Final Presentation

Background

This stage is intended to provide an overview of what has been achieved in the project. The purpose of the two deliverables for this stage, a short report and a presentation, is to summarise the main outcomes of the project. If software has been developed during the course of the project, it is appropriate to give a brief demonstration illustrating the primary function(s) of the software.

Learning outcomes

Students should be able to:

Description of the task

Your task is to produce a short report for your project, and to conduct an oral presentation about the outcomes of the project. Where appropriate, a brief demonstration of the main functionality of developed software should be given.

  1. The report should comprise a brief summary of the outcomes of the project, any software that has been developed, an evaluation of what has been achieved, and any shortfall from the original proposal (or the modified proposal following the design stage). The suggested structure of the report is described below.

    It is recommended that the report should be no more than five A4 pages long (with reasonably-sized font and margins), but there is no penalty for exceeding the recommended length.

    The report must be written by yourself using your own words (see the University guidance on academic integrity for additional information).

  2. The final presentation is intended to give an overall description of what has been achieved during the course of the project, rather than a detailed presentation of the outcomes (details should be included in the final dissertation).

    The use of presentation software is strongly recommended (such as the LaTeX "beamer" document class, PowerPoint, etc). You should give a copy of your presentation to both assessors at the beginning of the presentation. 15 minutes will be allocated for the presentation, plus time for questions from the assessors, typically 5 minutes.

Structure of report and presentation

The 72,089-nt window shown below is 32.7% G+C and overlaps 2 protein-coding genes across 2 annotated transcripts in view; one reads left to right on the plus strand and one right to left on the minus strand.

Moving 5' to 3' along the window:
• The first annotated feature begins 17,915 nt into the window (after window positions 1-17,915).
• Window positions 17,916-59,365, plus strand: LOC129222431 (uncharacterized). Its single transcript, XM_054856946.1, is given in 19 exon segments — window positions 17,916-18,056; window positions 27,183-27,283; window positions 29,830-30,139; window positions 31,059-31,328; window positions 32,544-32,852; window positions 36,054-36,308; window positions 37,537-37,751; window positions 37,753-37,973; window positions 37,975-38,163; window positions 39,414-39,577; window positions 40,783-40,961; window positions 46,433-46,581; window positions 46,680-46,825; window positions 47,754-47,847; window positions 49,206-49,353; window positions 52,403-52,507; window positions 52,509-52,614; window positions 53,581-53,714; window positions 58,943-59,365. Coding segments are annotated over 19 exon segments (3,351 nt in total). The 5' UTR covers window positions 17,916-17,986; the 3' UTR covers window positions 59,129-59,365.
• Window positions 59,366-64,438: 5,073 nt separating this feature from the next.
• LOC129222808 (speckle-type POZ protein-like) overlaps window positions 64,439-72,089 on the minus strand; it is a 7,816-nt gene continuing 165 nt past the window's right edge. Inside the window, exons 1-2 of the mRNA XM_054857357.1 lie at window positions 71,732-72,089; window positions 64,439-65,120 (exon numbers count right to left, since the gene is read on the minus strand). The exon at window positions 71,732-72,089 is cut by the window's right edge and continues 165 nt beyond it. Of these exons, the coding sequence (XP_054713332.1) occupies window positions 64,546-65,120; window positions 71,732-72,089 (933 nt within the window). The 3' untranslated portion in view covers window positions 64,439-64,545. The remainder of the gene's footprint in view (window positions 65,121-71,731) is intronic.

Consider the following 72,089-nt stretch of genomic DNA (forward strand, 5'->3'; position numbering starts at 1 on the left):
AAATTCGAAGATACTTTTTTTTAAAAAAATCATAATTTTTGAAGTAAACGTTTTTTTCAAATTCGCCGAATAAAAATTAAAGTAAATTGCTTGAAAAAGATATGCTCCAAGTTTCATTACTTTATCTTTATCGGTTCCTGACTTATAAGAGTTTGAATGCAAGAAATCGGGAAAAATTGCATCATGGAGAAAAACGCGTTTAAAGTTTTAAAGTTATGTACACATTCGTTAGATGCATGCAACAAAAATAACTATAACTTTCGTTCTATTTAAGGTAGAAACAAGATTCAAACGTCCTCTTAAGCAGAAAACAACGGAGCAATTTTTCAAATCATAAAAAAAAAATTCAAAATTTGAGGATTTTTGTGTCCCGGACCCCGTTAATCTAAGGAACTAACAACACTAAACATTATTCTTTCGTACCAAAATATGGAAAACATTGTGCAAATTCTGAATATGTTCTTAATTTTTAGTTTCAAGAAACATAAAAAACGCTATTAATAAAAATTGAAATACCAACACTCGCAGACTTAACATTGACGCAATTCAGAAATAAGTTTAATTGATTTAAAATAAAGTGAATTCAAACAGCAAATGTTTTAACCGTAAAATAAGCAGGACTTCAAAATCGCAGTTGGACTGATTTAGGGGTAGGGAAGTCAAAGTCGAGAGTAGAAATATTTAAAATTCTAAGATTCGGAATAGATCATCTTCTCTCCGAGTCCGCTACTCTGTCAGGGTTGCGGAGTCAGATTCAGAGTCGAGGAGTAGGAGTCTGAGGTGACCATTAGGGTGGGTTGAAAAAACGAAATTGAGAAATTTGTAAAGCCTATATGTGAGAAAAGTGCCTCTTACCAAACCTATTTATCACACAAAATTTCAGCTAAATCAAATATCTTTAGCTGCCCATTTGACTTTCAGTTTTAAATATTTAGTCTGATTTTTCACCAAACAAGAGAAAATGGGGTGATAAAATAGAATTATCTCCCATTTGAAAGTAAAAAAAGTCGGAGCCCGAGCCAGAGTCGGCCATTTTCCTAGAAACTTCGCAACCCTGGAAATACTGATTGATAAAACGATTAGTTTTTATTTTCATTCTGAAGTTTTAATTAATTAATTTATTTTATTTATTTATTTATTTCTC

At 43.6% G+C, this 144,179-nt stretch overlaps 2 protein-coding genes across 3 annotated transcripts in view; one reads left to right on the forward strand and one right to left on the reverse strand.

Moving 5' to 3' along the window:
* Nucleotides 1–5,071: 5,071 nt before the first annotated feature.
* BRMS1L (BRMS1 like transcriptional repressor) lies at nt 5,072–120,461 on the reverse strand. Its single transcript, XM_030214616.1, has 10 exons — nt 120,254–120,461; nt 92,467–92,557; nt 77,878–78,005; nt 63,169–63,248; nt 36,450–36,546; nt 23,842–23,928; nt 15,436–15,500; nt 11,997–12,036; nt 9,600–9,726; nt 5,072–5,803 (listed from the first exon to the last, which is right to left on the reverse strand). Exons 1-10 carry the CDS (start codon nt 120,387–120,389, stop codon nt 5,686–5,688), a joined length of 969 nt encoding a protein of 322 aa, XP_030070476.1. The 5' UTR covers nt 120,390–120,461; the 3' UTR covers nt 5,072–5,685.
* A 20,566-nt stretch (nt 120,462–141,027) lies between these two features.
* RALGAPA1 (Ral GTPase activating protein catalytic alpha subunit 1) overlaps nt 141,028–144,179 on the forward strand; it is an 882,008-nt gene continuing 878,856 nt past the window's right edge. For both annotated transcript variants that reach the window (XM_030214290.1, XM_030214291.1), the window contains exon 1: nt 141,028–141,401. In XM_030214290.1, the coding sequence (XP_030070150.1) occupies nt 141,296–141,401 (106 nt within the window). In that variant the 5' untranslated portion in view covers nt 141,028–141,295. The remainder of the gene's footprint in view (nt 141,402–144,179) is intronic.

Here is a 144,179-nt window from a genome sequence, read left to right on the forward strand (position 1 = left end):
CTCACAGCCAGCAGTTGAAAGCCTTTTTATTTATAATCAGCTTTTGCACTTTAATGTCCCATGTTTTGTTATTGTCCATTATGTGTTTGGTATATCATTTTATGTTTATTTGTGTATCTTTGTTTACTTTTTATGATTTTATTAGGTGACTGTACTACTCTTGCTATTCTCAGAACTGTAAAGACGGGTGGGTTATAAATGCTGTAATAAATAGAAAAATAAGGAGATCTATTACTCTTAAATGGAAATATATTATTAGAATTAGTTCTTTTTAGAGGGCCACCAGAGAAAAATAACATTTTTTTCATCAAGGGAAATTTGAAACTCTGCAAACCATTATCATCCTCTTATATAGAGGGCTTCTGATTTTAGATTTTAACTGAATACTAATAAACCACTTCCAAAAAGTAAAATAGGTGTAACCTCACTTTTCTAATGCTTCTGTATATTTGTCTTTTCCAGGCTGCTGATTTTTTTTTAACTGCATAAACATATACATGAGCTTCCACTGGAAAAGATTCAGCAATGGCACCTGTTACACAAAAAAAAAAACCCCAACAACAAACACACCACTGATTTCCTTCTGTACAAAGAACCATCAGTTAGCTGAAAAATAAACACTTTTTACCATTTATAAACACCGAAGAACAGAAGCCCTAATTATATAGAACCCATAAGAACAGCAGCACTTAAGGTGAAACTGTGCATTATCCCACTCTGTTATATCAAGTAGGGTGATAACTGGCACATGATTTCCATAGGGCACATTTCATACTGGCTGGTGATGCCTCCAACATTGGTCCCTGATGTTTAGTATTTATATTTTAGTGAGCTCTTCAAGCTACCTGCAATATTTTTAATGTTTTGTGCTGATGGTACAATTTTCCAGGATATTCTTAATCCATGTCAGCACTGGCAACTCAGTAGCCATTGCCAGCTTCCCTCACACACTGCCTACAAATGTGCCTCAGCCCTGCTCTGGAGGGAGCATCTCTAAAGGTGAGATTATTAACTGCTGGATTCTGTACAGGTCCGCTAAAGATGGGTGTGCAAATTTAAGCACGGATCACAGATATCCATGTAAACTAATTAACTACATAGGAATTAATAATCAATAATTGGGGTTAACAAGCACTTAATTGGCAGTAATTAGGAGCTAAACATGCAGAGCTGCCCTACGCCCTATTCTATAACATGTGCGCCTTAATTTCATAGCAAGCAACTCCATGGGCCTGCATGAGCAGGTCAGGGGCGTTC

A suggested structure for the report is as follows:

  1. SUMMARY OF PROPOSAL: A brief statement of what the project is about, including the main aims of the project.

  2. OUTPUTS: A description of what was produced in the project, along with a summary of any interesting aspects of the implementation (where appropriate).

  3. EVALUATION: An evaluation of what has been achieved, as well as any shortfalls from the original proposal. This can be brief, and is expected to be expanded upon more fully in the dissertation.

The final presentation should follow the same structure as the report but focus on the most important features or most interesting aspects of the project. It is expected that the majority of the time allocated for the presentation will be spent on demonstration of the software developed (if that is the main outcome of the project), its functionality, features, etc.

Posters: Some projects may not result in the production of demonstrable software, either due to the nature of the project, because the project has been developed externally, or because of problems encountered in due course. However, the principle of an informal presentation remains important. In such cases students will be expected to produce a poster which they will use to talk about their project, and will be expected to answer questions and respond to their audience as for a software demonstration.

Software demonstration: Most projects, however, are expected to contain an integral software component. After a very brief formal presentation, students are asked to engage in a less formal and more interactive demonstration where the student and the markers should talk through the developed software. In such a situation, flexibility to respond to the person to whom one is demonstrating, and the ability to answer questions is important. Use of supporting material, such as diagrams, tables, etc is recommended if this improves presentation of the project and the work that has been performed. The demonstration should be focused on functionality of the working software, and students should be prepared to answer questions about the software, and to explain implementation of requested fragments of the software (e.g code listings, etc).

The final presentation and report should clearly show the main outcomes/achievements of the project so as to inspire confidence that the project has been completed successfully (to the satisfaction of the supervisors).

Submission of work and arrangement of presentation

Submission of the report and a copy of the final presentation slides is done in electronic form (PDF format only) via the Coursework Submission System.